Disaster aftereffects may linger for children
(HealthDay)—Natural and man-made disasters can put children's health and development at risk for years to come, a new report from a leading group of pediatricians suggests.
"Disasters touch the lives of millions of children every year, and children are especially vulnerable to the aftereffects of these events," said Dr. David Schonfeld, lead author of the report from the American Academy of Pediatrics (AAP).
"As pediatricians, we are in an excellent position to detect and address a breadth of problems following a disaster, as well as to counsel families and communities on how to be prepared for a crisis situation," he said in an academy news release. Schonfeld is director of the National Center for School Crisis and Bereavement at the University of Southern California School of Social Work.
Nearly 14 percent of children in the United States between the ages of 2 and 17 have been exposed to some type of disaster, the report showed. This includes natural disasters like earthquakes, fires, floods and disease outbreaks, as well as man-made disasters such as industrial accidents, war and terrorism acts.
Adjustment problems among children who've experienced a crisis or lived through a disaster are a significant public health issue, the academy cautioned.
But these kids often show no visible signs of trouble. Even those who develop post-traumatic stress disorder may not be diagnosed unless their doctor specifically asks about their symptoms, according to the report.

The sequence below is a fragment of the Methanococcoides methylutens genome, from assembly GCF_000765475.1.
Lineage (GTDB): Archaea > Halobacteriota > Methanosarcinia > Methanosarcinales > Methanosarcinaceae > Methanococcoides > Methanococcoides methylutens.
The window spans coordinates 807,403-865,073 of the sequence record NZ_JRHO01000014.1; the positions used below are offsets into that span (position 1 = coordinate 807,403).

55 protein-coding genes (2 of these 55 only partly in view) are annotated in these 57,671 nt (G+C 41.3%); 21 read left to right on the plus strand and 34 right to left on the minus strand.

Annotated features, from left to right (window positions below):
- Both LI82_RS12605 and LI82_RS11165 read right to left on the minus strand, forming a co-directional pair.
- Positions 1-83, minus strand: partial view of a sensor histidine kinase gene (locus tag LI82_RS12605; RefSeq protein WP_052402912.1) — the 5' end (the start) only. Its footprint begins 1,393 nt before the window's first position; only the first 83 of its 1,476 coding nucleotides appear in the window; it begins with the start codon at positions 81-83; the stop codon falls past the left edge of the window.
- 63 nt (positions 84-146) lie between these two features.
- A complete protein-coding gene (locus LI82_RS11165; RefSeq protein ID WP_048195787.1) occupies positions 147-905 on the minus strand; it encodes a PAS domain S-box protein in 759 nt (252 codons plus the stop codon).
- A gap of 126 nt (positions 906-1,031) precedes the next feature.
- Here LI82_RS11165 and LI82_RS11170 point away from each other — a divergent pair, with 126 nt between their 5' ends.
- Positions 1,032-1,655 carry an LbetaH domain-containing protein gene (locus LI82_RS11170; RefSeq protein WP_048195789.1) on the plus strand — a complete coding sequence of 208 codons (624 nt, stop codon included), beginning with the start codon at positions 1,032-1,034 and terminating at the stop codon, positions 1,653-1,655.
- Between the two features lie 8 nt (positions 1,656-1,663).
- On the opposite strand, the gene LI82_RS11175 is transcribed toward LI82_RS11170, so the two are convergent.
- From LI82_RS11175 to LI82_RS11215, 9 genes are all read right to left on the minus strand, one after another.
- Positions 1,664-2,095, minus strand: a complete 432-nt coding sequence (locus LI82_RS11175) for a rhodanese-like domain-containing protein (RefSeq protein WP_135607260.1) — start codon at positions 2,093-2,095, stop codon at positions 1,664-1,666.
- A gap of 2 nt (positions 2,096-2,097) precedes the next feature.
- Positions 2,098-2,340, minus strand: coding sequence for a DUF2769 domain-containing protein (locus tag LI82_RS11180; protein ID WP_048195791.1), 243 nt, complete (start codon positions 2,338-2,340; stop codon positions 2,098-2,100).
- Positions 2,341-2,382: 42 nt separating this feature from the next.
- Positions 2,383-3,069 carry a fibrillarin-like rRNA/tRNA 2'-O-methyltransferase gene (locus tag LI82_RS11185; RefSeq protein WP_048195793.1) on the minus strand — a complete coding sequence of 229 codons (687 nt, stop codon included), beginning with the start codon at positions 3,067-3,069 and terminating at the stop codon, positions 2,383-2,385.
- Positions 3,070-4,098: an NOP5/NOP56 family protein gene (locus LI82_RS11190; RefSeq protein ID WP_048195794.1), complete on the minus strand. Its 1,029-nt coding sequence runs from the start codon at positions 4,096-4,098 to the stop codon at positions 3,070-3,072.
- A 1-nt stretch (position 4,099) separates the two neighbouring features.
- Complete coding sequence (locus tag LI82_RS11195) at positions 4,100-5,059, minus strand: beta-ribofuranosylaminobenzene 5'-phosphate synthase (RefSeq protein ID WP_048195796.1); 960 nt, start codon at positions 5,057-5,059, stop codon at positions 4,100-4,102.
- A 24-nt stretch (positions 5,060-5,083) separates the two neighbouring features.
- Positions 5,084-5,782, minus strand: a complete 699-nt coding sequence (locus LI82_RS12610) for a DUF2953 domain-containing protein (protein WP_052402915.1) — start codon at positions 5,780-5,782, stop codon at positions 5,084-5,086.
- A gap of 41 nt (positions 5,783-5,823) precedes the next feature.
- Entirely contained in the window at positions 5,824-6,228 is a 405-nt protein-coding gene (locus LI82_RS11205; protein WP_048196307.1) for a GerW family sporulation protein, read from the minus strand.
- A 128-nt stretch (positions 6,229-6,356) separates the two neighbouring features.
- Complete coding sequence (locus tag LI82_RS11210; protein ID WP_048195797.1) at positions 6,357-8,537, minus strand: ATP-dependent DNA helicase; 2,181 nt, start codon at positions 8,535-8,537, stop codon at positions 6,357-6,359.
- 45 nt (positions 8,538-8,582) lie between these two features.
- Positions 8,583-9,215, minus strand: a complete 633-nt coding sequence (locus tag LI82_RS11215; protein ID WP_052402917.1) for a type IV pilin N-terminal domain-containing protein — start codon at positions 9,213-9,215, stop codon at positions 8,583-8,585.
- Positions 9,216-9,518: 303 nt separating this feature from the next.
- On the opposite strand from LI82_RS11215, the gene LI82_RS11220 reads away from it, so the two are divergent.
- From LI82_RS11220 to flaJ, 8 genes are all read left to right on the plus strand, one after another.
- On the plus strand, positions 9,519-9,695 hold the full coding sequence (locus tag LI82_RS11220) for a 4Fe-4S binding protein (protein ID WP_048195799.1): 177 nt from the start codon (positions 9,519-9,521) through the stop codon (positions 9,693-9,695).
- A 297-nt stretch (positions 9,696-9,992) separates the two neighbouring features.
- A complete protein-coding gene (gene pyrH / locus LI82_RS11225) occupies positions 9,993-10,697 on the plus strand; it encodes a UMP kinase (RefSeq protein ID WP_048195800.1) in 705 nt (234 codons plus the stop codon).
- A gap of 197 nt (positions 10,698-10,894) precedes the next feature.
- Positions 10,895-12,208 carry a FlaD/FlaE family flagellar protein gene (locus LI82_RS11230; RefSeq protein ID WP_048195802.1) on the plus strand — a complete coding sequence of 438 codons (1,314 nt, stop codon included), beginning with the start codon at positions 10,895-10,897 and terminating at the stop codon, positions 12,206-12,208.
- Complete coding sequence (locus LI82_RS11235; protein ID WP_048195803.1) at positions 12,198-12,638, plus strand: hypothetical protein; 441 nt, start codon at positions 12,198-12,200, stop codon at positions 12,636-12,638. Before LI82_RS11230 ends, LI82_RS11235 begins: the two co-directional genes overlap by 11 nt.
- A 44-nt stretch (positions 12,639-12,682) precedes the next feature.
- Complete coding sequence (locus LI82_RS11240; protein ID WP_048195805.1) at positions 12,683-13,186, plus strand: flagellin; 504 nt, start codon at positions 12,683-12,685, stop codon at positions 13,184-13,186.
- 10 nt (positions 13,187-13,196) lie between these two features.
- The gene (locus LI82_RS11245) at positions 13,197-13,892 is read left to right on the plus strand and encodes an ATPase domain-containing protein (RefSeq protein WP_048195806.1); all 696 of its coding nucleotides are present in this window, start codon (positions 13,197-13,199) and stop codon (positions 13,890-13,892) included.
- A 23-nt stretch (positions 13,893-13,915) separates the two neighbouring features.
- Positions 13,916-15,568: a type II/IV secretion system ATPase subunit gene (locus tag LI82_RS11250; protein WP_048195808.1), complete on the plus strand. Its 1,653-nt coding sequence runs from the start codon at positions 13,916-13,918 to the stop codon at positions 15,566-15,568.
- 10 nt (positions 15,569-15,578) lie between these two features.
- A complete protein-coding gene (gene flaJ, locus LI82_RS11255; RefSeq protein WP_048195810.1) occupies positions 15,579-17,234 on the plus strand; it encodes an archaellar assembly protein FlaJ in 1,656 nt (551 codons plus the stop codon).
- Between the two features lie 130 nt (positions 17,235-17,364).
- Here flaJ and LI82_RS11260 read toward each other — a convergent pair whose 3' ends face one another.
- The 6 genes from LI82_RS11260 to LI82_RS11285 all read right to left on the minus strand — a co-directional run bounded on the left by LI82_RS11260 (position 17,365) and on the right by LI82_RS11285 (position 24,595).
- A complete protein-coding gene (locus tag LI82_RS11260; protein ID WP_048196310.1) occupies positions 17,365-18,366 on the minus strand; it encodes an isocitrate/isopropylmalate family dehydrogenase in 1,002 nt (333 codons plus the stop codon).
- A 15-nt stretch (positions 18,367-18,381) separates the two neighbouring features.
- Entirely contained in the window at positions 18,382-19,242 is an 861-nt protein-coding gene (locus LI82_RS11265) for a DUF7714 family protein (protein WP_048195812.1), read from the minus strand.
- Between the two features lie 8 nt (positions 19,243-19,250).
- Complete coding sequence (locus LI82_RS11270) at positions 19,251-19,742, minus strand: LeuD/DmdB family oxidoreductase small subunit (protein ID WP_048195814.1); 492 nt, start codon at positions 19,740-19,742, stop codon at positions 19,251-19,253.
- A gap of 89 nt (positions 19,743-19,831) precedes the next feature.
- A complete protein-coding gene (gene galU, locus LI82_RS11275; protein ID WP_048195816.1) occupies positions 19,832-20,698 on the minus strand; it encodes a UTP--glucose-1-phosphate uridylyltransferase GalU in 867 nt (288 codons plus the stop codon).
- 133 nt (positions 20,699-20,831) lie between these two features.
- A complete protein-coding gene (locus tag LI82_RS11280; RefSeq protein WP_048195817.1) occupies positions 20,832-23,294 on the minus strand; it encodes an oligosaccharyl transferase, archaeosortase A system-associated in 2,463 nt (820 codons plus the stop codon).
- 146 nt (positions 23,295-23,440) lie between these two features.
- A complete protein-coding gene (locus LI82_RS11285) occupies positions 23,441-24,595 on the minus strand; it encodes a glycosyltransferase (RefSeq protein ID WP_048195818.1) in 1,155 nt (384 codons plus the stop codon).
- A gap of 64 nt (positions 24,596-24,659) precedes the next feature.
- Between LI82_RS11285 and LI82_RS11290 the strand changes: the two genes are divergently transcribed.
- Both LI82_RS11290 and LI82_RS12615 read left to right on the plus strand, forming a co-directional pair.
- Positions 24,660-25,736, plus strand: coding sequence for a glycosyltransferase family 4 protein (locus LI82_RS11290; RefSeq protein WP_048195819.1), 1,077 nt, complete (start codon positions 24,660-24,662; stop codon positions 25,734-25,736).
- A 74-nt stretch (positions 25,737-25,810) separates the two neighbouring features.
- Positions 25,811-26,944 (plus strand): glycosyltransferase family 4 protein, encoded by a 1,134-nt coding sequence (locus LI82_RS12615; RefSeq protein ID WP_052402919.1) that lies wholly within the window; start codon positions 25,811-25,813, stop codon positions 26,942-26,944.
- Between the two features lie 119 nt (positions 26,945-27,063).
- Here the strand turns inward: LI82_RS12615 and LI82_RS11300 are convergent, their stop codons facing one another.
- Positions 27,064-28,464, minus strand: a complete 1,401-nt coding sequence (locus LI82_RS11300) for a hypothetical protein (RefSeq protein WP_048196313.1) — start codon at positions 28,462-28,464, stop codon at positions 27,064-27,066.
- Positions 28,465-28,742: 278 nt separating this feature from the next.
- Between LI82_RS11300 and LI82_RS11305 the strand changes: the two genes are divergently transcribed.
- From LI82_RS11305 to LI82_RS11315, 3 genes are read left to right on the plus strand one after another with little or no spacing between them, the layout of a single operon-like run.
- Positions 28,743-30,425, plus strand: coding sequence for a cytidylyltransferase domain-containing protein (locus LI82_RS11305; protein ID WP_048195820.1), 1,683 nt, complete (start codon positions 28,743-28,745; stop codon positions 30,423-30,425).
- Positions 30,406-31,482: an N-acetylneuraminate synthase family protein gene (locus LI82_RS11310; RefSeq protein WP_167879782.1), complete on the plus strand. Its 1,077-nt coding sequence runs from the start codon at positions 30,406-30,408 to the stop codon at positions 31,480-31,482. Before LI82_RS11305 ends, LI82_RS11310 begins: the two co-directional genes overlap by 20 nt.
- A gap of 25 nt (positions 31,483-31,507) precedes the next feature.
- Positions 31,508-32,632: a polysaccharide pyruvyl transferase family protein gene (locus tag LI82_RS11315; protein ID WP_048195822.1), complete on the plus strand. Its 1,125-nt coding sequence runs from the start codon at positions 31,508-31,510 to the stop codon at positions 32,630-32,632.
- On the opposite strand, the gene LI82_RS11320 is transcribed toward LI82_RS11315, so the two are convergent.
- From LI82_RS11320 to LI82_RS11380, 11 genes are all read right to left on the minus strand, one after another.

Trouble sleeping or getting up in the morning may be a red flag, the report found. Similarly, sudden difficulty concentrating could be a warning sign of emotional struggles.
Other behaviors parents should watch for after a disaster include:
- Changes in eating habits: Children may lose their appetite or eat more.
- Withdrawal: Kids may be less willing to engage in social activities with friends or adults. They may seem sad or even depressed.
- Anxiety: Children who've experienced one disaster may worry it will happen again. They may also develop unrelated fears, such as fear of the dark or separation anxiety.
- Unexplained symptoms: Some children coping with emotional or psychological stress will complain of unexplained physical symptoms—a condition called somatization.
- Regression: After a disaster, some kids may wet the bed, become more irritable or become disruptive.
- Risk-taking: Older kids and teens, in particular, may engage in more risky behaviors, including substance abuse and sexual activity.
Parents who notice these warning signs should discuss their concerns with their child's pediatrician, says the report, published online Sept. 14 in Pediatrics.
Meanwhile, doctors should be aware that disasters are often followed by a string of negative events, such as financial worries, the loss of loved ones, domestic violence and problems with parents' health or marriage, which could place added stress on children, the report showed.
Dr. Sandra Hassink, president of the AAP, said in the news release, "Especially as we mark the 10th anniversary of Hurricane Katrina, which showed the medical profession to be underprepared for the rippling effects of disaster, it is crucial that we are fully ready to protect and heal children in the face of traumatic events."
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